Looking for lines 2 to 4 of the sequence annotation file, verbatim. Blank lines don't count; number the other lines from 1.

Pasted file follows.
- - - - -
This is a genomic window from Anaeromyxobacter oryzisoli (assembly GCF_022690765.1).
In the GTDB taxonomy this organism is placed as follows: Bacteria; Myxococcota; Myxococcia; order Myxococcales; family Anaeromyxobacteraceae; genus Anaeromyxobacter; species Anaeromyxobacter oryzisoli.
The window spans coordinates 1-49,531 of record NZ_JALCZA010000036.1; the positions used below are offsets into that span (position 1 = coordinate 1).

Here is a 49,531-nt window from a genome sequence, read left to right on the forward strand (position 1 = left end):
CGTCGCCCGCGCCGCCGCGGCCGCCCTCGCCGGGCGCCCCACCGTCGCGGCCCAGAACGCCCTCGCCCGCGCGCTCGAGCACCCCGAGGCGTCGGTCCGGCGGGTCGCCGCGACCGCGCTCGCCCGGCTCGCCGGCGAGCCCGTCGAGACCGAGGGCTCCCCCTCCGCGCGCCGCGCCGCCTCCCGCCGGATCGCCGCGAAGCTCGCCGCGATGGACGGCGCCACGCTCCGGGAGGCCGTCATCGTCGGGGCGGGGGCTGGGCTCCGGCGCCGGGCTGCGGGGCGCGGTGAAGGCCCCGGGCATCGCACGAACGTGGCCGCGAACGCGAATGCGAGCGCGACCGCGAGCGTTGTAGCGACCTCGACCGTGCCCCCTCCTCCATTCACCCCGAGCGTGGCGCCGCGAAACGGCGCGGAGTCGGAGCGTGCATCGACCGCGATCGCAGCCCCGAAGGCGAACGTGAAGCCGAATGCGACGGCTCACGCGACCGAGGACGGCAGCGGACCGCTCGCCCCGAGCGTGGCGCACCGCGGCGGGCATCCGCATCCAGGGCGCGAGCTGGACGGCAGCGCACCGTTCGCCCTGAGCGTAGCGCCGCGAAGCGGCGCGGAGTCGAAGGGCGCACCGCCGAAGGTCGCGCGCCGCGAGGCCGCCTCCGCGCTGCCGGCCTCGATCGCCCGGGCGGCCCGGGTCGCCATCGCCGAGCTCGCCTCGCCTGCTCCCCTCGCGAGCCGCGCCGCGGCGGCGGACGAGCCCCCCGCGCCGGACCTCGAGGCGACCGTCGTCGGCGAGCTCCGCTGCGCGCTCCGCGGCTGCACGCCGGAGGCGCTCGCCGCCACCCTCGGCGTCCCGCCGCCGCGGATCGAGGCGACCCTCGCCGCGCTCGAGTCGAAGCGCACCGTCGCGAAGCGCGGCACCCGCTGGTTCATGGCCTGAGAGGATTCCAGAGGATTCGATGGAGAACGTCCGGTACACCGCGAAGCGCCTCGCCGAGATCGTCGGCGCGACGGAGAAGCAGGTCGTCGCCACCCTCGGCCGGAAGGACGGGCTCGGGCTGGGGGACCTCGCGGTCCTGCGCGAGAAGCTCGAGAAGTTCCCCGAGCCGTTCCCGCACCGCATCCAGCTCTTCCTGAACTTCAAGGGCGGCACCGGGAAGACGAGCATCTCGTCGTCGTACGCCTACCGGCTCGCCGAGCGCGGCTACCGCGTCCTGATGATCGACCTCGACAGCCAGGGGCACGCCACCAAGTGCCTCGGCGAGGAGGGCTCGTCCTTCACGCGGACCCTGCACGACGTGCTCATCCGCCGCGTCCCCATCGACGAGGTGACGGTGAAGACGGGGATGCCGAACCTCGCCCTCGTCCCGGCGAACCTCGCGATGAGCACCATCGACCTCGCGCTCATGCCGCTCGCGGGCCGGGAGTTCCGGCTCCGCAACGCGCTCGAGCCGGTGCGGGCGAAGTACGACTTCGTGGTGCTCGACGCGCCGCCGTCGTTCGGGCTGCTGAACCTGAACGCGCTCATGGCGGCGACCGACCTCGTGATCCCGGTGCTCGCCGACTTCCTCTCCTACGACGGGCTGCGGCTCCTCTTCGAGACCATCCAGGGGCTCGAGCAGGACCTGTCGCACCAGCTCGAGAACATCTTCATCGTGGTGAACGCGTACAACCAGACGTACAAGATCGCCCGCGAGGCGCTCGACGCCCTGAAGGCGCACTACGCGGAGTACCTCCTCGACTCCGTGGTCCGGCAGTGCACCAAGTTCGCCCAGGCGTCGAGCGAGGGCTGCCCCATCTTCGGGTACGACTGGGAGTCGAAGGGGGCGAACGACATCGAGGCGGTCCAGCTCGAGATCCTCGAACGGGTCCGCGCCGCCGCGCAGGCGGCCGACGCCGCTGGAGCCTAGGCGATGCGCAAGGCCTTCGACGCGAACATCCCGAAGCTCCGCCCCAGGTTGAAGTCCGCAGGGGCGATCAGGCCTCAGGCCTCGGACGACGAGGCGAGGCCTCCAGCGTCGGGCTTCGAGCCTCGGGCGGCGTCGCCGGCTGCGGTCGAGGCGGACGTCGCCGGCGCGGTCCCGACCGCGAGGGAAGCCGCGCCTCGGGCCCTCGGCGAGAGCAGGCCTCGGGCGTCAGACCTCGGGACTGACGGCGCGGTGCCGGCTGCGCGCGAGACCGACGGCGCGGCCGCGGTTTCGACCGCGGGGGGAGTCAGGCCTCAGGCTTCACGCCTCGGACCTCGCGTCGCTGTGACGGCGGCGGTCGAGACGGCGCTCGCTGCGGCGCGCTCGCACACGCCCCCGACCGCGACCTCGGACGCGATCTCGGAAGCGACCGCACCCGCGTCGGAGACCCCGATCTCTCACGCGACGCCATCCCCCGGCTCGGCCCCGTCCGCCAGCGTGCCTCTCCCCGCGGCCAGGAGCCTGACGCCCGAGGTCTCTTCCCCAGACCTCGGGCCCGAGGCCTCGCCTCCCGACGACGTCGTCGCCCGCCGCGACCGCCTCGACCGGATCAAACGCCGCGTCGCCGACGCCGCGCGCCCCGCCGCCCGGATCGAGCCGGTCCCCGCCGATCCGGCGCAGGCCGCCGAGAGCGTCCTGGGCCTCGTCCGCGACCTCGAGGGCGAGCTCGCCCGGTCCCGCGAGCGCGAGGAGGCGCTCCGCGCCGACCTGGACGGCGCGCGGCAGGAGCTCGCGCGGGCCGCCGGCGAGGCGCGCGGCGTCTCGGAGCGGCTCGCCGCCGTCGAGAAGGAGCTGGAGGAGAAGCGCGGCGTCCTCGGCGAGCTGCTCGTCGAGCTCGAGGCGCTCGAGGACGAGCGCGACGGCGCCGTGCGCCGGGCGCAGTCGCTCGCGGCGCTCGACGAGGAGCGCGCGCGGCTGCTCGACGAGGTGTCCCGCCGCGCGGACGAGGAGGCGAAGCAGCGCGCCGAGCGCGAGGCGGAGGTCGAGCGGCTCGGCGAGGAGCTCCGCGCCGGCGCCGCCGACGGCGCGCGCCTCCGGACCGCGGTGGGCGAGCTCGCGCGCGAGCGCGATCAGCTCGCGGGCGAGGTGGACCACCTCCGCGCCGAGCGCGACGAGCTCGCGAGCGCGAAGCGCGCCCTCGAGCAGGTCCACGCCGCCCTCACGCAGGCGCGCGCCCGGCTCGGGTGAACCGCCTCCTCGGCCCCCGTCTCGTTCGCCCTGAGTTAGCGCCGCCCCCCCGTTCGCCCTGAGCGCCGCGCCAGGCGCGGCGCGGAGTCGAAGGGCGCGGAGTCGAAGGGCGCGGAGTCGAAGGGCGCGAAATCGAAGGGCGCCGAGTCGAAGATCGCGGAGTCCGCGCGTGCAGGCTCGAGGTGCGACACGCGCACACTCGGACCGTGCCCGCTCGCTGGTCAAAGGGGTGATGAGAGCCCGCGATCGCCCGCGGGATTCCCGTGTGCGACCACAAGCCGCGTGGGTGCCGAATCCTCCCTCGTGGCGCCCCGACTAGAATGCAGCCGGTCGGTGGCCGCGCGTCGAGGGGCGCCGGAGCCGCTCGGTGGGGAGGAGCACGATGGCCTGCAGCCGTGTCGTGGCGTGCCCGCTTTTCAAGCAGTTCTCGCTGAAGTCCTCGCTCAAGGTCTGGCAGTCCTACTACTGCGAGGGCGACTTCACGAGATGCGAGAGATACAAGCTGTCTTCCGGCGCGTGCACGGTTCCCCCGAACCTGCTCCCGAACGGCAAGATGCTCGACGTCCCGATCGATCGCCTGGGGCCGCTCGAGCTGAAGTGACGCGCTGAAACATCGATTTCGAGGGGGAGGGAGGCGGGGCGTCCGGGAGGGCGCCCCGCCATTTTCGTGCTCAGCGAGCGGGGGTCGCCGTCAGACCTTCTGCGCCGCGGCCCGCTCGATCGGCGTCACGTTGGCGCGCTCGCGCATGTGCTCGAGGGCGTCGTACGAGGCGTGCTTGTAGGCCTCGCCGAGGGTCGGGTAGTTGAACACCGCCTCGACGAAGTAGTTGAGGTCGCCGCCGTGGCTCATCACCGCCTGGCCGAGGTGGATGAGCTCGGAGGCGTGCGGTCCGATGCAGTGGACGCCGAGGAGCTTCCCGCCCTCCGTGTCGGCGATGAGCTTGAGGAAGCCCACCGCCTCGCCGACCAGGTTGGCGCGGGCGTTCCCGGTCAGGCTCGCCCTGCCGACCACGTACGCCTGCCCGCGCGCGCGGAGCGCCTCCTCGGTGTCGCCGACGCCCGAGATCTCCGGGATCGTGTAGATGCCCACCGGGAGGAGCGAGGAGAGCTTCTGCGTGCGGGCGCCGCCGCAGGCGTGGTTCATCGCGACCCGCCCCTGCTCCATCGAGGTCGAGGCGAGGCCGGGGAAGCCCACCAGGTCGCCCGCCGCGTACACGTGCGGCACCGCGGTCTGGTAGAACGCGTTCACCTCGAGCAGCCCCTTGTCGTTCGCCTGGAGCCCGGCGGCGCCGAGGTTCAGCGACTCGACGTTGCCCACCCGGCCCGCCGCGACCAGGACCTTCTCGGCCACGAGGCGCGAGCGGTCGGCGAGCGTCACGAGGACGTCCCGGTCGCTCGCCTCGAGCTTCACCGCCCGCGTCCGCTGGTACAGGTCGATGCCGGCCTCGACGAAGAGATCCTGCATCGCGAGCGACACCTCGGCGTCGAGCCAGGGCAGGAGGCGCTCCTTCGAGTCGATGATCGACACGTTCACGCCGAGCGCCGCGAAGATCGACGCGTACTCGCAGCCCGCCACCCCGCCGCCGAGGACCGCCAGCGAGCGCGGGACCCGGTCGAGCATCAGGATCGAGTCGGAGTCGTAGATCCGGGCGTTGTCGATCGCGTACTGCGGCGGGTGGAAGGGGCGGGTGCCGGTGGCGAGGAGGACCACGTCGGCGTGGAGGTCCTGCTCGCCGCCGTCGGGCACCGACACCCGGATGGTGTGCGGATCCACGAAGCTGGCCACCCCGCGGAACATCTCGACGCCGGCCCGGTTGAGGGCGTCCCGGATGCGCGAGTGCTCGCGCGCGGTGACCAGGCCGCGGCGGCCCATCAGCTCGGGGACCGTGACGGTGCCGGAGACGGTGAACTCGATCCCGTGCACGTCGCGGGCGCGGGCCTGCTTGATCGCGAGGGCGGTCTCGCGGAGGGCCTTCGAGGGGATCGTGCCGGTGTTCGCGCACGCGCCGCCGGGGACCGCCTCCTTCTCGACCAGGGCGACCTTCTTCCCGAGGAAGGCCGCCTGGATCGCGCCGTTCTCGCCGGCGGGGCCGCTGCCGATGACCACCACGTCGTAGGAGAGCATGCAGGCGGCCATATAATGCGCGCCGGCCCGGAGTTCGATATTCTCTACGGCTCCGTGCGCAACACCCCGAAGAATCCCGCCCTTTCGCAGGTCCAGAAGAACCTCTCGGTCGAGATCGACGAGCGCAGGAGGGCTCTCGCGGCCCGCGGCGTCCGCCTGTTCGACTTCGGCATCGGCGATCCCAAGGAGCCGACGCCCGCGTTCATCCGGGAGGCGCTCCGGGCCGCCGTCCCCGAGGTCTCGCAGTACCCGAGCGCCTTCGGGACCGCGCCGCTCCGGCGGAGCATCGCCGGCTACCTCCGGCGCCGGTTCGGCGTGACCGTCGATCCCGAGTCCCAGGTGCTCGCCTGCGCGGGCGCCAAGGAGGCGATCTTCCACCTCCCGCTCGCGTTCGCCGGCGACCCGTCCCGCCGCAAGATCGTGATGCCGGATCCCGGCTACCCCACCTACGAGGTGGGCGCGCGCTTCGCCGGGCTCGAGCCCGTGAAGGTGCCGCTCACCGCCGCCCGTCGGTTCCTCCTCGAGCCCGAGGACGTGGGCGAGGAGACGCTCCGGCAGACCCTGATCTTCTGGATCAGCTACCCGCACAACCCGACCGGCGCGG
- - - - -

In the GTDB taxonomy this organism is placed as follows: Bacteria; Myxococcota; Myxococcia; order Myxococcales; family Anaeromyxobacteraceae; genus Anaeromyxobacter; species Anaeromyxobacter oryzisoli.
The window spans coordinates 1-49,531 of record NZ_JALCZA010000036.1; the positions used below are offsets into that span (position 1 = coordinate 1).

Here is a 49,531-nt window from a genome sequence, read left to right on the forward strand (position 1 = left end):